The aim of this report is to show how culture works in assisting local sustainable development, mainly in the tourist sector. The report will focus on two Egyptian case studies: that of North Saqqara Necropolis and that of Fayoum Oasis, which appears to be among the most promising places for cultural tourism development.

2. In most developing countries culture is a valuable social and economic resource. Along with nature, culture is emerging as a powerful stock of capital, often still idle. Therefore how to mobilize this cultural capital in generating income and creating jobs is the key point of a strategy to local development.

3. The first part of the report will analyse the role, functional and normative, of culture in the economic development. Special attention will be given on two points, namely the theory of cultural districts and the economics of cultural tourism. These points can be considered as the theoretical ground of the proposed actions for increasing the economic value of the North Saqqara Necropolis and its surroundings communities and the Fayoum Oasis.

4. In theoretical terms, a cultural district arises at the confluence of two phenomena: that of localization of economic activities and that of the peculiar or “idiosyncratic” nature of culture.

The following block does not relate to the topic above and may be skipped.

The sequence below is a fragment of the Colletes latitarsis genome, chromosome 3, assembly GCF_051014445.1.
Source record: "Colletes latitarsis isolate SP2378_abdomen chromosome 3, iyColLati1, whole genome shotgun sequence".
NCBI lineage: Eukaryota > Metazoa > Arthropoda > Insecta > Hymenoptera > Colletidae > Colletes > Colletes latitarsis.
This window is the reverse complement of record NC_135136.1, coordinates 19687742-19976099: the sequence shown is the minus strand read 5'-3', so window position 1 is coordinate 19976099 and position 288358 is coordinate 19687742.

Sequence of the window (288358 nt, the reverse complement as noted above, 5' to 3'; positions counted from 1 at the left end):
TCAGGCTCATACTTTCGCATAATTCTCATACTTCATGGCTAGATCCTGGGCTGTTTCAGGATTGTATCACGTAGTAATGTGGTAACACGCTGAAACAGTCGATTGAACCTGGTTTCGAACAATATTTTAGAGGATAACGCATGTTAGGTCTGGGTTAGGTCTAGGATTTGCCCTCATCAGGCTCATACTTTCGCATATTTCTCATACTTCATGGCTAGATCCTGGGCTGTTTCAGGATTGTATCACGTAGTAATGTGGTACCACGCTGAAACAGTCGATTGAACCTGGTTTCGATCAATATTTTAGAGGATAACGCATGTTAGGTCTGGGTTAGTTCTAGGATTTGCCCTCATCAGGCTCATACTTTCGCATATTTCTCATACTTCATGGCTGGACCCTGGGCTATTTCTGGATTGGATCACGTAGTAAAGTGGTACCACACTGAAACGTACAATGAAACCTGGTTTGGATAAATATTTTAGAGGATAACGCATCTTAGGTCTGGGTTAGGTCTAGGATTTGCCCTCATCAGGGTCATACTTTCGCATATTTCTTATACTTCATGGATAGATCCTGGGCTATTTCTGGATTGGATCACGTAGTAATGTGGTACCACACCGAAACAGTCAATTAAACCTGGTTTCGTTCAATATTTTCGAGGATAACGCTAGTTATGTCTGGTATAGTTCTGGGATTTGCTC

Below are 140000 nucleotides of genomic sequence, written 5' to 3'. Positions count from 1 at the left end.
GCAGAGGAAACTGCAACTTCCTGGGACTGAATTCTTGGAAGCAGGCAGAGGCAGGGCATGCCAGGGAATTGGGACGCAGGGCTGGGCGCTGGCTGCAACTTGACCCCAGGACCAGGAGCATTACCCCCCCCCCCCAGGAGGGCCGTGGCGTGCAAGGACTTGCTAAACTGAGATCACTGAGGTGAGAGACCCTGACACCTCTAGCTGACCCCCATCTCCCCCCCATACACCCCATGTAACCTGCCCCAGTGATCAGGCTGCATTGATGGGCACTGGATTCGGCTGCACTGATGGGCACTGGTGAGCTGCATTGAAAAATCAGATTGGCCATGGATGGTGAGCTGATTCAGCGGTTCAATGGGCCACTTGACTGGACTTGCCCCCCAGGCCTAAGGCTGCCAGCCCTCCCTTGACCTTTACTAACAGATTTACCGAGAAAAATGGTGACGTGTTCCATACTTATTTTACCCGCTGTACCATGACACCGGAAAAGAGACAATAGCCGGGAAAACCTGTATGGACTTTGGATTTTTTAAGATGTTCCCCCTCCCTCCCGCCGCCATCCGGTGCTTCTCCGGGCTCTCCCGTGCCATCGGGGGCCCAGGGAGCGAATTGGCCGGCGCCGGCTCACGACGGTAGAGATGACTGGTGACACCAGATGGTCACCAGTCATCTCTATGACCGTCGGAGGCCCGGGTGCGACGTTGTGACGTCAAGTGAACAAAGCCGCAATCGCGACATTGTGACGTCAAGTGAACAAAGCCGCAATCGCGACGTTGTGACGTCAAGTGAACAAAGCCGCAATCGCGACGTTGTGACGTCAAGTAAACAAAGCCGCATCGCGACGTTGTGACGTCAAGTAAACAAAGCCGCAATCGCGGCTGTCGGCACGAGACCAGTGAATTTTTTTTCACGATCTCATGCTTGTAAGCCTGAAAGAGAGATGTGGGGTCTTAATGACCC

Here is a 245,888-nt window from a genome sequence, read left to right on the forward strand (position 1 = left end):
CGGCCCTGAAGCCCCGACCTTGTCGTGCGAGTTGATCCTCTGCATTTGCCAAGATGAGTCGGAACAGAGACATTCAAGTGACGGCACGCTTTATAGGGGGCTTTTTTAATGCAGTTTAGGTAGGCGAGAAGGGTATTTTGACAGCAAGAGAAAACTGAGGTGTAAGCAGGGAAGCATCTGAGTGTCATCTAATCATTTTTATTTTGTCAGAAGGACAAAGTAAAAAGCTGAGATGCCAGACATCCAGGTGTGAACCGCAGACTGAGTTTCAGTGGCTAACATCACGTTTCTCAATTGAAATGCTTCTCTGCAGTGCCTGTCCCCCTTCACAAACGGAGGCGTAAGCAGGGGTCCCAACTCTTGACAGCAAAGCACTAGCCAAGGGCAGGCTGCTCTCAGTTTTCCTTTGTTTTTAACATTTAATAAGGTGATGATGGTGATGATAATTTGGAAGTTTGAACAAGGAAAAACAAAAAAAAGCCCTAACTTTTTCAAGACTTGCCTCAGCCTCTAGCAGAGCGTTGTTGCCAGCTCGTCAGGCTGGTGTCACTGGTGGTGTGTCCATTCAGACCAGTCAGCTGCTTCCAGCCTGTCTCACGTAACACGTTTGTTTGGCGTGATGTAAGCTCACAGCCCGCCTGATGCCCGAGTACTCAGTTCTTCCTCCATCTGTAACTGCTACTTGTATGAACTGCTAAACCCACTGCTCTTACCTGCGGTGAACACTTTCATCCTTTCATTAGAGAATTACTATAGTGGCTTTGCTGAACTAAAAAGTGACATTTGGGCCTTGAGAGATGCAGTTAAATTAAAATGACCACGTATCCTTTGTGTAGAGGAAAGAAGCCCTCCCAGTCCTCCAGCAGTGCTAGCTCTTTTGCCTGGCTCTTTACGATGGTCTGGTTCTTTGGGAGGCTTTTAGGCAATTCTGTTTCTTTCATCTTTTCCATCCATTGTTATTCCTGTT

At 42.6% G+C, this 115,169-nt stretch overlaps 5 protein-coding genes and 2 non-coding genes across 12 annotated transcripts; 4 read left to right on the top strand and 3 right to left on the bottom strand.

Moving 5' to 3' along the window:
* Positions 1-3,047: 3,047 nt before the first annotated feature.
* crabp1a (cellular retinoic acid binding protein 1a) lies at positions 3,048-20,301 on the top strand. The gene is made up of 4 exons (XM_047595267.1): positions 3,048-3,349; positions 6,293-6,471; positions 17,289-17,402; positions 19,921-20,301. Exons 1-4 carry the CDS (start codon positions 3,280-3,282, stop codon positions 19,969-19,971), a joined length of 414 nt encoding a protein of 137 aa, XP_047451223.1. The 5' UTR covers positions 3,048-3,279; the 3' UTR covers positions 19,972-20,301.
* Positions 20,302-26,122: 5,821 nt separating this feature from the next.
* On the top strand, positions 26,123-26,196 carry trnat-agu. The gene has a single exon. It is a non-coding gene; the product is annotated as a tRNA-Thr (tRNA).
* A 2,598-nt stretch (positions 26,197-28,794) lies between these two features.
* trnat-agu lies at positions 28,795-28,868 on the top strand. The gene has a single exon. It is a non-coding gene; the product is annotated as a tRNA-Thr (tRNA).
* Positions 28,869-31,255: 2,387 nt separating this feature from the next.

5. A cultural district cannot be established by an administrative act, yet it is the outcome of a long spontaneous process. Nevertheless it is not uncommon in the les developed countries to find concentrations of small firms producing goods and services within an organizational and industrial frame which are potential cultural district. Thus the problem becomes how to convey efficient institutions into the existing industrial clusters.

6. Regarding cultural tourism, it should be noted that along with its millennial culture tourism has always been a precious resource for Egypt and nowadays represents a potential pivot for country development. Tourism sector is a major contributor to the national economy, in terms of percentage of GDP and employment, amounting to 11,5% and 15%, respectively, for the 2004.

7. Dealing with cultural tourism three main categories should considered. Educational Tourism: i.e. visitors attracted by the fantastic expressions of the historical culture of the ancient Egyptian and Islamic civilization. Cultural Tourism: adventure tourism, eco- tourism, interest to local folklore, natural attractions, interaction with contemporary material culture (pottery, handicrafts, carpets) are examples of new patterns of tourism based on an integrated approach with local culture and communities. Recreational Tourism: a model based on visitors attracted by “leisure resources” such as Sinai and Red Sea seaside.